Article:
In modern times, divorce is becoming increasingly a norm in most communities that were historically known to shun the practice. African tradition was known to detest any form of divorce. However it is now common to find as single parents to either divorce or separation.
Divorce has been described as the dissolution or ending of a marriage. Divorce is different from the annulment of a marriage which is according to experts in divorce law, declaring marriage null and void.
Though it is widely known that divorce is very common in developed countries more than developing countries, divorce is gaining a lot of currency in the developing world with the Great Lakes Region being unexceptional.
This has often been attributed to a wide range of reasons among them, the increasing influence of Western culture.
A divorce to become effective has to be sanctioned by a legally accepted body. This implies that for a separation to be legally confirmed as divorce, it must be certified by a court of law.
This is so because according to legal experts, the previous act of marriage is legally binding as a contract. So for such to be terminated, another legal act must be carried out. That makes and requires that divorce is a legal action.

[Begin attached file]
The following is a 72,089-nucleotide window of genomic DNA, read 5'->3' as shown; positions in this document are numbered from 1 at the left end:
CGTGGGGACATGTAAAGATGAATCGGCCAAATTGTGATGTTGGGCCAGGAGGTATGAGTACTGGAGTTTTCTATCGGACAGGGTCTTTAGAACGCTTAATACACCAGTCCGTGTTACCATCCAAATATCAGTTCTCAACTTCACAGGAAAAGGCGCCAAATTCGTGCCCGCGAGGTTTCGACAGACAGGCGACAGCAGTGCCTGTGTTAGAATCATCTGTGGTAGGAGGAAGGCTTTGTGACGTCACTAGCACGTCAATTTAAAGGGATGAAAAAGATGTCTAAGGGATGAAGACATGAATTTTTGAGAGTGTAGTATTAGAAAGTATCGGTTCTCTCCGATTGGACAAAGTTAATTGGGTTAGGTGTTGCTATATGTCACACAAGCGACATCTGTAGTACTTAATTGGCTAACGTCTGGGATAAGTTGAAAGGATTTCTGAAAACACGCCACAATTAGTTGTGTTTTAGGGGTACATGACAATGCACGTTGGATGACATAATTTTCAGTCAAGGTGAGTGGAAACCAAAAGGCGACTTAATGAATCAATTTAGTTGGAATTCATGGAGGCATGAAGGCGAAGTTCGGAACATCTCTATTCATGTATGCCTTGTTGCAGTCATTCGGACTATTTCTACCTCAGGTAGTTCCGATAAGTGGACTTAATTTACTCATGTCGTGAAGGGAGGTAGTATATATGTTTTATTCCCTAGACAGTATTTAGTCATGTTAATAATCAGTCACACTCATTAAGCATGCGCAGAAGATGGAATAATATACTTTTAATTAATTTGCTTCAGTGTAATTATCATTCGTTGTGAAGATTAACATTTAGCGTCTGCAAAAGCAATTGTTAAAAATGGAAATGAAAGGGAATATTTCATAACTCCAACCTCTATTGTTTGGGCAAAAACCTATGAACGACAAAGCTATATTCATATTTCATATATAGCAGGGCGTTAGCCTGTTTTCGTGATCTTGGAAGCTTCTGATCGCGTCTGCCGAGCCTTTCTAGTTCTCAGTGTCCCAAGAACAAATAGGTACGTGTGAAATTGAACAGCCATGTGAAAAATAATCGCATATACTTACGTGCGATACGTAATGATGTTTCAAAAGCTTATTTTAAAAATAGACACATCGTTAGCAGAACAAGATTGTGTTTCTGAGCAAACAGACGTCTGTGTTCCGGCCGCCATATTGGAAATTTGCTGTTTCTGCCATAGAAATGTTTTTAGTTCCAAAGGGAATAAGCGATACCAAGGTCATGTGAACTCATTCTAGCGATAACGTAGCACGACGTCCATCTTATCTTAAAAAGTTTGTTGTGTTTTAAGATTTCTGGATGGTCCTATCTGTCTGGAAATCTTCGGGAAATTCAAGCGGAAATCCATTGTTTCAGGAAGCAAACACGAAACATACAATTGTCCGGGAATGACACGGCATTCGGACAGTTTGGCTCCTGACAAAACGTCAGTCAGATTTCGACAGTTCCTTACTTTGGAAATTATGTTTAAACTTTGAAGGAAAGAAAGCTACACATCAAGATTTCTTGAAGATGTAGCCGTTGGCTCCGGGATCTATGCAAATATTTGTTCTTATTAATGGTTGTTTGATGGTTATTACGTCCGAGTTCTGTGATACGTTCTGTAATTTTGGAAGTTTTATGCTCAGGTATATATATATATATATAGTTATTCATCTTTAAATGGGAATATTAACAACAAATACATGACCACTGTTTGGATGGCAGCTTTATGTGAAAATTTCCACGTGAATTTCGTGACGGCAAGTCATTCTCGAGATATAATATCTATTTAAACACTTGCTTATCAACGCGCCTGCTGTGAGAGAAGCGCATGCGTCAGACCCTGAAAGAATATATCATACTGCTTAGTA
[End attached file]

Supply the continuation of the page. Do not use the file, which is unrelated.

The Rwandan family Code according to the works of Charles Ntampaka, an expert on family law was adopted in 1988. The adoption of the family law aimed at ending the dual legal framework that governed the family unit in Rwanda.
Originally the rules governing the family in Rwanda were drawn from the Belgian system. So the endeavour was to adopt a unified system.
Article 98 of the constitution holds that “Customary law remains in force only to the extent that it has not been superseded by legislation and that it contains nothing that is contrary to the constitution, to legislation, to regulations, to public order or to public decency”. Ntampaka adds that family law is drawn both from legislative and customary sources.
Tradition and Civil Code